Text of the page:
Pullman/Roseland NSP Open House Tour: Unique homes at affordable prices
Sixteen miles due south of Chicago’s downtown skyscrapers, overlooking the Bishop Ford Expressway and a golf course that was built on top of a landfill, sits the high rise U.S. Bank building, whose shadow falls on the Pullman and Roseland neighborhoods surrounding it.
Prospective homebuyers visit an open house in the Roseland neighborhood.
Photos by Bill Healy
It was there on a recent Saturday that a group of prospective homebuyers prepared to tour a handful of rehabbed houses in Roseland and Pullman that are now for sale to people of modest means. The formerly foreclosed and vacant properties had been acquired through the federally-funded Neighborhood Stabilization Program (NSP), which makes targeted investments on blocks that have been victimized by foreclosures.
The historic Pullman neighborhood, characterized by stylish row houses on leafy residential streets, had its roots in the late 19th century, when Chicago was the bustling hub of a nationwide network of railroads. George Pullman created a railroad car that also allowed people to sleep comfortably. The so-called “sleeper cars” were in such high demand that Pullman built a town – named after himself – to house the workers who manufactured the railroad cars. A decade or so later, it was annexed by the City of Chicago.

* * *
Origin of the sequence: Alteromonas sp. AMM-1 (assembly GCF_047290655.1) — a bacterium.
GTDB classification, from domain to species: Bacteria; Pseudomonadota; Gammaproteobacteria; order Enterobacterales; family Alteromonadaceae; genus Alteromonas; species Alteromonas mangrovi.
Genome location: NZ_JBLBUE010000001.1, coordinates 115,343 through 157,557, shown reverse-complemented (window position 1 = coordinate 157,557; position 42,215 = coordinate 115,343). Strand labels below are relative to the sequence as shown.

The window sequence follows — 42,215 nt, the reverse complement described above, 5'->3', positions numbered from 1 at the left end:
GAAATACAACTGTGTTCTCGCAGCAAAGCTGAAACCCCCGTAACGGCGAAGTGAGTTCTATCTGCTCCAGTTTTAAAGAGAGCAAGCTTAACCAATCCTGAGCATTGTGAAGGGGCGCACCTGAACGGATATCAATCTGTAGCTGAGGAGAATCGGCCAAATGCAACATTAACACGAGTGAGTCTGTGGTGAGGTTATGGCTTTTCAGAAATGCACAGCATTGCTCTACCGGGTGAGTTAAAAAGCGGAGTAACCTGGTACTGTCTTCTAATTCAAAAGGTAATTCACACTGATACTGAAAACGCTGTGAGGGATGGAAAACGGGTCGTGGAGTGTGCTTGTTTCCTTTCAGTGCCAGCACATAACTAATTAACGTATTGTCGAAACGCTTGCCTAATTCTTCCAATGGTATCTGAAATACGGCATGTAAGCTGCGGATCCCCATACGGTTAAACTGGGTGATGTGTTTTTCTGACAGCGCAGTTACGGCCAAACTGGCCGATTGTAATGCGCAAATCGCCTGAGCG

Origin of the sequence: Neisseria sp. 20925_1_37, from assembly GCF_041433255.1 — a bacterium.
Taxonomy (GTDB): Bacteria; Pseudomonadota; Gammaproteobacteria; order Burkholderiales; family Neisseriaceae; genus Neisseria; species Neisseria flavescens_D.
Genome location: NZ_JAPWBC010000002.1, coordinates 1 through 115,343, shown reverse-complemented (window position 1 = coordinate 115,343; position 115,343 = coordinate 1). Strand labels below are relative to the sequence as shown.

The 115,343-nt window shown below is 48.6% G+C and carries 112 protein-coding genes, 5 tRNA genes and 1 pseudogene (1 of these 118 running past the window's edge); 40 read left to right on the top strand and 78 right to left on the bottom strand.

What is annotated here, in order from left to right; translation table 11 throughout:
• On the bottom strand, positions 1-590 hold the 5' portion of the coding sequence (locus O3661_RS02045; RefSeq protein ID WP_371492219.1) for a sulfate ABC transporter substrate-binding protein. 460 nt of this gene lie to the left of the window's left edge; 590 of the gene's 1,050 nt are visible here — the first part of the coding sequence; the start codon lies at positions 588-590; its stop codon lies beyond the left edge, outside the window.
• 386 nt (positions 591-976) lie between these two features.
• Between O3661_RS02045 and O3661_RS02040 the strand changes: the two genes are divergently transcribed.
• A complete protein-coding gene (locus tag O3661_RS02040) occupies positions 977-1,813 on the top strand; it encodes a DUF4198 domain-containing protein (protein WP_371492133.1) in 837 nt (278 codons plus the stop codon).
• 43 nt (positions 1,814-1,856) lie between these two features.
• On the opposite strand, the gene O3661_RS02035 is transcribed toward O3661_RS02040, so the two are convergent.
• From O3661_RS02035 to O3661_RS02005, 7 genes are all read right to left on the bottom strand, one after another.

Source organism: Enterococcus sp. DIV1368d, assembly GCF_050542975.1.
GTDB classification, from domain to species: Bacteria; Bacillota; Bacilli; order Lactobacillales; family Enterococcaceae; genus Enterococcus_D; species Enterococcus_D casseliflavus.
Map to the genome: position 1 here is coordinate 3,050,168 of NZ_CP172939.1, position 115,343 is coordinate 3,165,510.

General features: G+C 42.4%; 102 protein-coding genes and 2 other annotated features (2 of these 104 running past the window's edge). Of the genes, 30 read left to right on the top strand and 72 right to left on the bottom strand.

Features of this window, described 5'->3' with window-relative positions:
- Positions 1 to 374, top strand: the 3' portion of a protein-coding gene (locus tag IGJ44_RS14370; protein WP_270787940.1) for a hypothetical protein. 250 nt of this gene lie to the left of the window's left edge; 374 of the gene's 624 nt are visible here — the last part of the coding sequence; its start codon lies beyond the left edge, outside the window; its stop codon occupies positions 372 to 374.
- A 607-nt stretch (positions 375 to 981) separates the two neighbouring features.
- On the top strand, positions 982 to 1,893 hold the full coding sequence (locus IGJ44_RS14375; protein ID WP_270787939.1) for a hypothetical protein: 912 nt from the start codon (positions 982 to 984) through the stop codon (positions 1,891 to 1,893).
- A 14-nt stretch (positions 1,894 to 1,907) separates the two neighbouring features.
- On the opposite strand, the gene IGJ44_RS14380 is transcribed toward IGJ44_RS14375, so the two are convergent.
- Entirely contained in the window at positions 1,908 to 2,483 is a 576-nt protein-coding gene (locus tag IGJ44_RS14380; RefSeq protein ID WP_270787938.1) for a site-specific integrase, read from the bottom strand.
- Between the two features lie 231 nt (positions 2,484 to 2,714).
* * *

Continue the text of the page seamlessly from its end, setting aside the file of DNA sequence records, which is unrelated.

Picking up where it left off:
In the past century, Pullman’s fate has risen and fallen on numerous occasions – labor strife, the demise of the passenger rail business, the general collapse of industrial manufacturing. Its historic streets and public buildings, including the Hotel Florence, have seen their ups and downs, too, as developer interest has waxed and waned.
Historic row houses in the Pullman neighborhood have been rehabbed through NSP and are now available for sale to buyers of modest means.
In 2009, U.S. Bank took control of the mammoth office building on 111th Street when it acquired Park National Bank. Park National folded after suffering devastating losses early in the financial crisis. The community bank had long-standing ties to various neighborhood organizations in and around Pullman. When U.S. Bank took over, its leaders vowed to stay active in building up the surrounding neighborhoods. They created the Chicago Neighborhood Initiatives, a non-profit agency that helps to spur economic development and growth in the area.
Today the neighborhood is on an upswing, thanks to two major building projects currently under construction - a multi-million dollar Salvation Army youth center and a Wal-Mart, both near 111th Street.
It’s an exciting time for Pullman and neighboring Roseland with the prospect of investment and jobs.
Greenspace abounds in nearby Palmer Park.
At the NSP Open House, Alderman Anthony Beale (9th) told the assembled crowd, “We’re so blessed to be continuing to move forward in this economy…I’m so excited about the potential of our community. I’m just busting out at the seams.”
Alderman Beale wasn’t the only person excited by the neighborhoods’ prospects.